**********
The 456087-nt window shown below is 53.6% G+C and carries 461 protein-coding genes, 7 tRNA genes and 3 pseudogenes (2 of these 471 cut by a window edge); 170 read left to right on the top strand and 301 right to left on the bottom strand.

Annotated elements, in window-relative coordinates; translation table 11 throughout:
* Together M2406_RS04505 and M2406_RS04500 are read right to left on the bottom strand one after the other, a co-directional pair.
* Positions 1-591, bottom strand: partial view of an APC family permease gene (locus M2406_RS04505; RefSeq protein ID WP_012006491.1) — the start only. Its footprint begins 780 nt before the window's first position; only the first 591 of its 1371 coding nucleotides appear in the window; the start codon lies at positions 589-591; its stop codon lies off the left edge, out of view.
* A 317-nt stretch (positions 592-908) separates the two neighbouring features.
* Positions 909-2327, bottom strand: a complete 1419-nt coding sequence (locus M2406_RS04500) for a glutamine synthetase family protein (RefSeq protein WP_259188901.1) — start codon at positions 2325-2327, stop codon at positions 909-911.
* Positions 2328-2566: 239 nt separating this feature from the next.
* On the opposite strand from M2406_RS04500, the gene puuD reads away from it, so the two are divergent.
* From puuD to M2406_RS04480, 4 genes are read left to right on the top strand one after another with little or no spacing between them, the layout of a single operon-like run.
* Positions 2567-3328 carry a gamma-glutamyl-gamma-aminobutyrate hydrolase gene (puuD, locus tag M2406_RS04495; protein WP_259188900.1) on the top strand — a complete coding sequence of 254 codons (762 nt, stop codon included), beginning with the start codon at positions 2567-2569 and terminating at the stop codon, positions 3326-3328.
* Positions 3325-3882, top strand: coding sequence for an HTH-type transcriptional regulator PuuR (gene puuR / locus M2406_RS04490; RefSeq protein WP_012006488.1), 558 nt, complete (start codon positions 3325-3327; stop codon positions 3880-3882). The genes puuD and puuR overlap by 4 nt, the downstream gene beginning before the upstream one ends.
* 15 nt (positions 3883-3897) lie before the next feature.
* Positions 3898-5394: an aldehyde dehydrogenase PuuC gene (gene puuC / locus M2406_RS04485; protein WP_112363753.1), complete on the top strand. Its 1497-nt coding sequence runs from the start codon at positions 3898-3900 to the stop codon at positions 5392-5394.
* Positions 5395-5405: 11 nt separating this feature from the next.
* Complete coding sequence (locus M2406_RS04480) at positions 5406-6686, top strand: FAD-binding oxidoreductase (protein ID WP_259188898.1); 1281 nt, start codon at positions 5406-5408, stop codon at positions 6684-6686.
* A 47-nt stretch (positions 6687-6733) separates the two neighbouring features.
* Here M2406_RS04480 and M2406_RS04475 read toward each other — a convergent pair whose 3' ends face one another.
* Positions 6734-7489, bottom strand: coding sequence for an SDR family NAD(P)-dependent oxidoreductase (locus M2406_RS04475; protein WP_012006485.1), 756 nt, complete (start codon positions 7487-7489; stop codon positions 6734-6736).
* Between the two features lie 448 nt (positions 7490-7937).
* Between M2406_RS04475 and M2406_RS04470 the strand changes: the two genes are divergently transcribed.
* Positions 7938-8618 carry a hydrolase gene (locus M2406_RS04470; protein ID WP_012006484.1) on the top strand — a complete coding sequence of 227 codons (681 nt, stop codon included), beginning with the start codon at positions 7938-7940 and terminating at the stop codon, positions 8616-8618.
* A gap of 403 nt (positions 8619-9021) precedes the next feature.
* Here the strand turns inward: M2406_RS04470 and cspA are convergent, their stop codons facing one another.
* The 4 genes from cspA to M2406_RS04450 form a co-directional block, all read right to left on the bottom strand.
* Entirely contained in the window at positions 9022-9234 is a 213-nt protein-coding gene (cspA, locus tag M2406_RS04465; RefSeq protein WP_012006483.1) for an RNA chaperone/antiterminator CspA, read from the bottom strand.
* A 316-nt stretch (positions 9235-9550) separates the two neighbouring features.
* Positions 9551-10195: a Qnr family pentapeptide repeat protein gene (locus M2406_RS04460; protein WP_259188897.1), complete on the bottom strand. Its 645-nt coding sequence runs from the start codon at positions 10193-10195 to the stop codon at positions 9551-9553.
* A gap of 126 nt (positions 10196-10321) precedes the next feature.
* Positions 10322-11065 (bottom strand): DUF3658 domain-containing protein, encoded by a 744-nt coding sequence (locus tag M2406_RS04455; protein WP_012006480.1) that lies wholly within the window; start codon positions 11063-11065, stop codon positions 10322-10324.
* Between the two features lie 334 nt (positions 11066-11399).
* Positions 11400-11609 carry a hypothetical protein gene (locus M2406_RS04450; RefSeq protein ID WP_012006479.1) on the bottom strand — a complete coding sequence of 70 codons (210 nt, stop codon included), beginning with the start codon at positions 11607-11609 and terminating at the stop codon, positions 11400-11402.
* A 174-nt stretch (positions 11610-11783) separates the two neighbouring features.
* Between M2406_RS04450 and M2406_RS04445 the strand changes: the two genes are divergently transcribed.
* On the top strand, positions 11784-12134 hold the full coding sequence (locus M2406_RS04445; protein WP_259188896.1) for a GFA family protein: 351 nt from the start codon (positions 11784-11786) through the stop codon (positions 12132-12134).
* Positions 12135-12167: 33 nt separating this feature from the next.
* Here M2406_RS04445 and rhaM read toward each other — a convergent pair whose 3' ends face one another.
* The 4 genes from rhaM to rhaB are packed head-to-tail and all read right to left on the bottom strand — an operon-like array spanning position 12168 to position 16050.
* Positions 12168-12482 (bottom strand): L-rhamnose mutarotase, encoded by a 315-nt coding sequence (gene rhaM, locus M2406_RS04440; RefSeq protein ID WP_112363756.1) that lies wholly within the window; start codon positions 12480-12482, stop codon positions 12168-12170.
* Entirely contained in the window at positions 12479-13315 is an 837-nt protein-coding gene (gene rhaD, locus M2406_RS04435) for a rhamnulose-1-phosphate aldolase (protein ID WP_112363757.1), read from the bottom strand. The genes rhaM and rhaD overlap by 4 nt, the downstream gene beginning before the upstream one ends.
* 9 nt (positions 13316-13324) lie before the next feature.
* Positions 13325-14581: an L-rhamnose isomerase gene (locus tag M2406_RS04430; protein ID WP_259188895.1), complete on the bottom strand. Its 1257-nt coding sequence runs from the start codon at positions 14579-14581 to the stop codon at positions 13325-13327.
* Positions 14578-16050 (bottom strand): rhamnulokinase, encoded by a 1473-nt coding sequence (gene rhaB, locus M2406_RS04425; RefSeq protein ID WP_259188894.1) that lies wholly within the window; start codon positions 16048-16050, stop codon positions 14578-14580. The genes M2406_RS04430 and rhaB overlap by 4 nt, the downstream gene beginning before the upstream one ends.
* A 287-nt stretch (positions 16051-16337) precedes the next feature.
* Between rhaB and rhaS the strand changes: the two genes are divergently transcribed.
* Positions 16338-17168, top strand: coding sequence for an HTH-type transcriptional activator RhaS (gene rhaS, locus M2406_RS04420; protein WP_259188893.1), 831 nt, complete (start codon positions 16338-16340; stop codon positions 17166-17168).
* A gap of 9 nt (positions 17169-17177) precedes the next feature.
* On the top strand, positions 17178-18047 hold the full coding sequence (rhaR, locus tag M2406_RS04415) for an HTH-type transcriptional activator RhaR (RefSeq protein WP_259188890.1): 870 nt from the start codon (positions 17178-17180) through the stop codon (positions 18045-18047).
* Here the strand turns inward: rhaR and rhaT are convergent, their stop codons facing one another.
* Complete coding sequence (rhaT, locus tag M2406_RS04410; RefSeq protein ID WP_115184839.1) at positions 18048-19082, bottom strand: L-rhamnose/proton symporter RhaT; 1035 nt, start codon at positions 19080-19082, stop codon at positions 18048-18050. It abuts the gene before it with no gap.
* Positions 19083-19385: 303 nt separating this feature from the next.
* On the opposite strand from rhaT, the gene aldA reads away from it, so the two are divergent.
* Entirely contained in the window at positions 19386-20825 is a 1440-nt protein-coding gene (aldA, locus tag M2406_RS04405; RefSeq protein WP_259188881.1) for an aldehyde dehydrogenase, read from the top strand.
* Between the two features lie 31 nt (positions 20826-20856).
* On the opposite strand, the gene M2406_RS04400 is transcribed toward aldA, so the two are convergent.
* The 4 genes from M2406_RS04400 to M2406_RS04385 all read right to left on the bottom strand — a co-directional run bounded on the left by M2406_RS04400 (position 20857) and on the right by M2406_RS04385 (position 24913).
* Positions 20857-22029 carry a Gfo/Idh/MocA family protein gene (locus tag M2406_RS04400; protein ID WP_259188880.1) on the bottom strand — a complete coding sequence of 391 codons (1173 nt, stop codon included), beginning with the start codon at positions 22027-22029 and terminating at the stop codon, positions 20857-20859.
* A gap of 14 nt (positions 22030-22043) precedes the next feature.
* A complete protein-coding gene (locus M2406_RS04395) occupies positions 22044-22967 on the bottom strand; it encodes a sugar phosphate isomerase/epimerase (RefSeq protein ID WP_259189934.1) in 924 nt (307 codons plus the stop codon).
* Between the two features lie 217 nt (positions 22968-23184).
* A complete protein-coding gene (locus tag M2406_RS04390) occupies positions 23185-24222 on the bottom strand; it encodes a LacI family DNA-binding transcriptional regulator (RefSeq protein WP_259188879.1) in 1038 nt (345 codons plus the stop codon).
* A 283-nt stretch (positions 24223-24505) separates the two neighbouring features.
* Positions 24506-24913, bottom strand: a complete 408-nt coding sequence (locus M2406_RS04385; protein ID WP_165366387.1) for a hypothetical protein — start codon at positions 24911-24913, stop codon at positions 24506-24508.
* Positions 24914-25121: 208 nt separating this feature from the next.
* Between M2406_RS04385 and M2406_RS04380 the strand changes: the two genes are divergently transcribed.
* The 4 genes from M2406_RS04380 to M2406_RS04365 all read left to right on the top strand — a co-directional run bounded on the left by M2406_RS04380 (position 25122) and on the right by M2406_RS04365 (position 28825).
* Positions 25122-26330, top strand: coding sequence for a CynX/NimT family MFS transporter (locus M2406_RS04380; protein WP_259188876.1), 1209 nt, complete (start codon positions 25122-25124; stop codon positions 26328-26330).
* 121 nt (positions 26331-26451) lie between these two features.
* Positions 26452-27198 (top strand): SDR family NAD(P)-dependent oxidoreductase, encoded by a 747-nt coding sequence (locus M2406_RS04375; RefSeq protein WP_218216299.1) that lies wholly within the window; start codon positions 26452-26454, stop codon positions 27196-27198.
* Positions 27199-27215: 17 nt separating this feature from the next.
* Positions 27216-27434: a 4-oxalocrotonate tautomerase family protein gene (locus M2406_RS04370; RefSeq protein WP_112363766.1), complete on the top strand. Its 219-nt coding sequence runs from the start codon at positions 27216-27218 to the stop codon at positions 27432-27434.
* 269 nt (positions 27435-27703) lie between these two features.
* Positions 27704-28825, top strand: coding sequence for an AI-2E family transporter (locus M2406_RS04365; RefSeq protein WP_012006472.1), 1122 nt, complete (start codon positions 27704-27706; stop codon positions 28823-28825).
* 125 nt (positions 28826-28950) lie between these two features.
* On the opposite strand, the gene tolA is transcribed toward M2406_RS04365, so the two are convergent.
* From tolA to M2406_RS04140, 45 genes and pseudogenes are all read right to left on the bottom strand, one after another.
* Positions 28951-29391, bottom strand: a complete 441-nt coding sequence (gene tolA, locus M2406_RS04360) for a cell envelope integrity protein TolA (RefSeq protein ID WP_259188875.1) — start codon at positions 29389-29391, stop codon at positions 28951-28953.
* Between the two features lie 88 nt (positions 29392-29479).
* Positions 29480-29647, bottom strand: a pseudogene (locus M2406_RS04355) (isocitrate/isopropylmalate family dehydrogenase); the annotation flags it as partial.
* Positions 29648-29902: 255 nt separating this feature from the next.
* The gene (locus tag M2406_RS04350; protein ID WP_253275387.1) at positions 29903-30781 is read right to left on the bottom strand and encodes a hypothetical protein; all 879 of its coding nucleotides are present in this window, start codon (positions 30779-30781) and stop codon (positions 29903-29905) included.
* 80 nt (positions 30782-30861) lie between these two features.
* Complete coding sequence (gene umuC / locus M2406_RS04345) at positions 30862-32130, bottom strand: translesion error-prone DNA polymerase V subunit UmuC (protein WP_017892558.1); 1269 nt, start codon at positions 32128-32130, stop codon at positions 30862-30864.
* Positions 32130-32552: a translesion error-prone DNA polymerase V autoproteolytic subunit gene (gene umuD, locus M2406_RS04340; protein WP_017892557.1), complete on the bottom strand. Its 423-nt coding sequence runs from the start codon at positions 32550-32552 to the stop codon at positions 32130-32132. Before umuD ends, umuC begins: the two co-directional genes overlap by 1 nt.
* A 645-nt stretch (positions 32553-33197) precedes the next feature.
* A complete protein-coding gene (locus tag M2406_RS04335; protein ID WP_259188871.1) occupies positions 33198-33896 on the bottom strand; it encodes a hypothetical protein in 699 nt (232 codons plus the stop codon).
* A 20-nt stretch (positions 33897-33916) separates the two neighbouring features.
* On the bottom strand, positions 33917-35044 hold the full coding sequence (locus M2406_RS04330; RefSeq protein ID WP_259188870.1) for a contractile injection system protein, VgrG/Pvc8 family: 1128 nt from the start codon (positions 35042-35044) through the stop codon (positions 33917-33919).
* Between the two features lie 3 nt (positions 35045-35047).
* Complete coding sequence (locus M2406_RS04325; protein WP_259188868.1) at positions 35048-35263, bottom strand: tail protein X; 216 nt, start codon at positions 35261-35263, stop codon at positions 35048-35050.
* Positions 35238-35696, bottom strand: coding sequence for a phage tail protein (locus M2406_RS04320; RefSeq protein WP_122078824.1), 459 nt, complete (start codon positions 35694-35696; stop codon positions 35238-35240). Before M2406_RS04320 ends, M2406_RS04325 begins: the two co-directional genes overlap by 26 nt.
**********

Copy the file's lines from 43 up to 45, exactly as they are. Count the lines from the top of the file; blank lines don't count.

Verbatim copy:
* A 287-nt stretch (positions 16051-16337) precedes the next feature.
* Between rhaB and rhaS the strand changes: the two genes are divergently transcribed.
* Positions 16338-17168, top strand: coding sequence for an HTH-type transcriptional activator RhaS (gene rhaS, locus M2406_RS04420; protein WP_259188893.1), 831 nt, complete (start codon positions 16338-16340; stop codon positions 17166-17168).